One of the most revolutionary things about the original DOOM was its customizability. Built from the ground-up to be easily modified, DOOM (1993) and DOOM II may not have created the PC modding scene, but they sure kicked it into high gear.
To this day, DOOM is one of the most frequently and passionately modded games around. Looking to dip your toe into that vast ocean? Here are some tools you’ll need to get started.
1: A Modern Engine
If you want to play the first entry in the DOOM series in its original, purest form, you need a PC from 1993 lying around somewhere. Considering that’s fairly unlikely, it’s a good thing there are lots of ways to play it on modern systems. For the closest to the O.G. experience, you’ll want a DOS emulator like DOSBox.
But if you really want to get into some serious modding action, you need a version of the DOOM engine designed to run natively on current-day tech. For that, look no farther than ZDoom.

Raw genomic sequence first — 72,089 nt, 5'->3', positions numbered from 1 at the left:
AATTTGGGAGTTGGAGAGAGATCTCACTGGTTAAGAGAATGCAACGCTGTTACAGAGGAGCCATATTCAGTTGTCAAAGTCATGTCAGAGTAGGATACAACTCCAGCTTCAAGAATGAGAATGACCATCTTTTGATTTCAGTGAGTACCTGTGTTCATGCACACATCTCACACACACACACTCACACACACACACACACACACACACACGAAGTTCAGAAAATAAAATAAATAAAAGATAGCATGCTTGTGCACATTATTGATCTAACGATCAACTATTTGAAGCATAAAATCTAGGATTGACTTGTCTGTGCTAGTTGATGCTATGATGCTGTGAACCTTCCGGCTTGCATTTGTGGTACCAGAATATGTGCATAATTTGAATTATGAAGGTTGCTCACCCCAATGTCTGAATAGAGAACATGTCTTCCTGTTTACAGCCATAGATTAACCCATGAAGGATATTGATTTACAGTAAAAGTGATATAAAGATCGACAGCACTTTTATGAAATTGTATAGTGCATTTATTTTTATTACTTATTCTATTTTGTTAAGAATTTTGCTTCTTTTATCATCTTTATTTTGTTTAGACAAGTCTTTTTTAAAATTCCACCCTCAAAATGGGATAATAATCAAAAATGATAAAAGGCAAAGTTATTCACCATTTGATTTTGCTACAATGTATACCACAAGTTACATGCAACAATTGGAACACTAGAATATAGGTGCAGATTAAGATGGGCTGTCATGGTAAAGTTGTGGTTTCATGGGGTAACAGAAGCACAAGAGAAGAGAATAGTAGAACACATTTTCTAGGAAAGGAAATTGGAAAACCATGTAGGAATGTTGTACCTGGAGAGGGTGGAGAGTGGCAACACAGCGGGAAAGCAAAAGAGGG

This port runs natively on Windows, Mac and Linux, and allows you to play any game based off the original DOOM engine. But it does a lot more, adding features not found in the original games (and probably barely dreamed of in 1993) like jumping, crouching and swimming, as well as aiming up and down. It also introduces higher resolutions, more sound and texture formats, fully customizable monsters and items, and a lot more.
Note that the original ZDoom has been retired, but development continues in the form of GZDoom. The download page will steer you where you need to go.